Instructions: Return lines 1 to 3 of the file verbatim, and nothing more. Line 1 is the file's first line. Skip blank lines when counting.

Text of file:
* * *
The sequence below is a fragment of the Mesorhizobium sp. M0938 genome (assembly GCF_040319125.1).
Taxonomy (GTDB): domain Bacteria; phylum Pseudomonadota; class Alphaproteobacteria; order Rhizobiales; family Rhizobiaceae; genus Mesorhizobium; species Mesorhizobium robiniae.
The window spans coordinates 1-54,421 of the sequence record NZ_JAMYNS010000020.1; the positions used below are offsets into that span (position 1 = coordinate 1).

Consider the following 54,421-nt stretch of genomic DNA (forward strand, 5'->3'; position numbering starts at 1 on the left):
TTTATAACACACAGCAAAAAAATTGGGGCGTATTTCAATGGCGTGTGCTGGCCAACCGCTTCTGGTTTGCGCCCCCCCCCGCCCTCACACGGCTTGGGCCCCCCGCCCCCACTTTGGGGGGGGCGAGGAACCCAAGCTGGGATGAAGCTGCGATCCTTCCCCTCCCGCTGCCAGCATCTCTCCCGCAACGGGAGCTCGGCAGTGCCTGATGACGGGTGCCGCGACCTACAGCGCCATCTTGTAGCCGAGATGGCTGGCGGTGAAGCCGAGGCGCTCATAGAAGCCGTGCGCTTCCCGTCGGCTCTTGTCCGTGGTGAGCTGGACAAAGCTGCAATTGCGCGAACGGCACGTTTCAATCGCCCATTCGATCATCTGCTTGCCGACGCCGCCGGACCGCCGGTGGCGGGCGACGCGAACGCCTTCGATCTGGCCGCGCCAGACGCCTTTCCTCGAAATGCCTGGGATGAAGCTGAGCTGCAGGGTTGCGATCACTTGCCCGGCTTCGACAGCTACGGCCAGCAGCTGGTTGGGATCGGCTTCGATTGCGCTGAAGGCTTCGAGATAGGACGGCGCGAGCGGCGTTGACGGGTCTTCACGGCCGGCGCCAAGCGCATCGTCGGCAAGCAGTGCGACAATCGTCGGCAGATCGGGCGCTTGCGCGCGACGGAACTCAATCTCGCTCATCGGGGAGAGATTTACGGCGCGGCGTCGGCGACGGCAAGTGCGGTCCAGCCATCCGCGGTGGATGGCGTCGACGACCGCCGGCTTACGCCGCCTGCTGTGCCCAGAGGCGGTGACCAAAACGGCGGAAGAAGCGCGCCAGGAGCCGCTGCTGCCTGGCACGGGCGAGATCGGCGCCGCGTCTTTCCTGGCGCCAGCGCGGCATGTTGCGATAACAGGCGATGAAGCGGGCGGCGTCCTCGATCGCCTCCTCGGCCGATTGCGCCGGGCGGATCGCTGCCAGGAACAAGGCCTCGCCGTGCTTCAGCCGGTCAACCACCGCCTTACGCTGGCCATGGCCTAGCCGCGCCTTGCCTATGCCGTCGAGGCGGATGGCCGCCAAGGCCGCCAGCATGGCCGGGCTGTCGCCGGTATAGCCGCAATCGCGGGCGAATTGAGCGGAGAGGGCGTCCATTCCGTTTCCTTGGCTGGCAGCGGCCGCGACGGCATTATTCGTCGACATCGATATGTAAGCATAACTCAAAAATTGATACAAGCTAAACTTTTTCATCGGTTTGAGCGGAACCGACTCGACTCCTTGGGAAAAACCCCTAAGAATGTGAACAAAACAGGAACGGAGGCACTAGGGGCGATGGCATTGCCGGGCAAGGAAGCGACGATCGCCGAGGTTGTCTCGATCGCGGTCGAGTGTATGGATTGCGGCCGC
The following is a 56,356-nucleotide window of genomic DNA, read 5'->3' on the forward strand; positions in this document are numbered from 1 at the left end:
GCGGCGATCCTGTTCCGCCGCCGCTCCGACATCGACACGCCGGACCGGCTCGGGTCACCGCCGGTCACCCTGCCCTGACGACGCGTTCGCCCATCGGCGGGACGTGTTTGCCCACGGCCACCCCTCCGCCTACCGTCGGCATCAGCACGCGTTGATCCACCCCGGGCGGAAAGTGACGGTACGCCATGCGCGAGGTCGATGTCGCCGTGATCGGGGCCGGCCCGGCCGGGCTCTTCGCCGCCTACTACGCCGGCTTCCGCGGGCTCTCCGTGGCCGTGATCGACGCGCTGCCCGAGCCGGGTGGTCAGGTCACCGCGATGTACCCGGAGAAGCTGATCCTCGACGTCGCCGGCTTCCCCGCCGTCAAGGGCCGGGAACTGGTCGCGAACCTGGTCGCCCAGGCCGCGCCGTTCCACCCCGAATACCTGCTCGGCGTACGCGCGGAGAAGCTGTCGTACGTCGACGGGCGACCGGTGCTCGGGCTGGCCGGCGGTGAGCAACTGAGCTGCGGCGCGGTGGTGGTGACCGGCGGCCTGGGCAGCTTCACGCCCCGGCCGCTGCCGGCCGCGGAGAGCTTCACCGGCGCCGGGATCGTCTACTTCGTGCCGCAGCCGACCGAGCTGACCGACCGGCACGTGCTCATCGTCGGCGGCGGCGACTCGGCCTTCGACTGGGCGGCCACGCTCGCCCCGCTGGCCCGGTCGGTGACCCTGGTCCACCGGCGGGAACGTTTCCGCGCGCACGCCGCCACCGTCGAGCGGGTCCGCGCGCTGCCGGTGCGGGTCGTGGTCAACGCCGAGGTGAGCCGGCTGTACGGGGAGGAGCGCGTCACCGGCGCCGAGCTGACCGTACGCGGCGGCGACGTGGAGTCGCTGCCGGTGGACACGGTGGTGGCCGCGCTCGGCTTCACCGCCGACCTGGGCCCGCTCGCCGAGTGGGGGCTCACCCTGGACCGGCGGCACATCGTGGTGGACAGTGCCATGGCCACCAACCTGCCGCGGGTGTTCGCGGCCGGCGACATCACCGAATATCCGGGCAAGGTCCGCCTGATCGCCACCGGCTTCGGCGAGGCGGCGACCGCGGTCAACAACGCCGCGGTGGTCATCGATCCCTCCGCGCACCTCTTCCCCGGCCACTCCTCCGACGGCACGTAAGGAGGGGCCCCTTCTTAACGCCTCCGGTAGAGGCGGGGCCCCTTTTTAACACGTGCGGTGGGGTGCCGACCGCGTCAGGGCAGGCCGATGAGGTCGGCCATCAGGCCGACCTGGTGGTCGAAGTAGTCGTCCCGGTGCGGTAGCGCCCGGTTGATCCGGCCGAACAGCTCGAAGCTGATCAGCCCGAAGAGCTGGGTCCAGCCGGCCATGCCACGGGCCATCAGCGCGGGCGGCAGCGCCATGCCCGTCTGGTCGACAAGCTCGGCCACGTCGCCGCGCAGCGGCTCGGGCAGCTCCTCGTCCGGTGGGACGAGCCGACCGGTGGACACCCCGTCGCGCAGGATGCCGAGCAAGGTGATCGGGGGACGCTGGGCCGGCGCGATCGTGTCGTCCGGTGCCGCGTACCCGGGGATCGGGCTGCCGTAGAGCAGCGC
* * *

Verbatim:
The sequence below is a fragment of the Mesorhizobium sp. M0938 genome (assembly GCF_040319125.1).
Taxonomy (GTDB): domain Bacteria; phylum Pseudomonadota; class Alphaproteobacteria; order Rhizobiales; family Rhizobiaceae; genus Mesorhizobium; species Mesorhizobium robiniae.
The window spans coordinates 1-54,421 of the sequence record NZ_JAMYNS010000020.1; the positions used below are offsets into that span (position 1 = coordinate 1).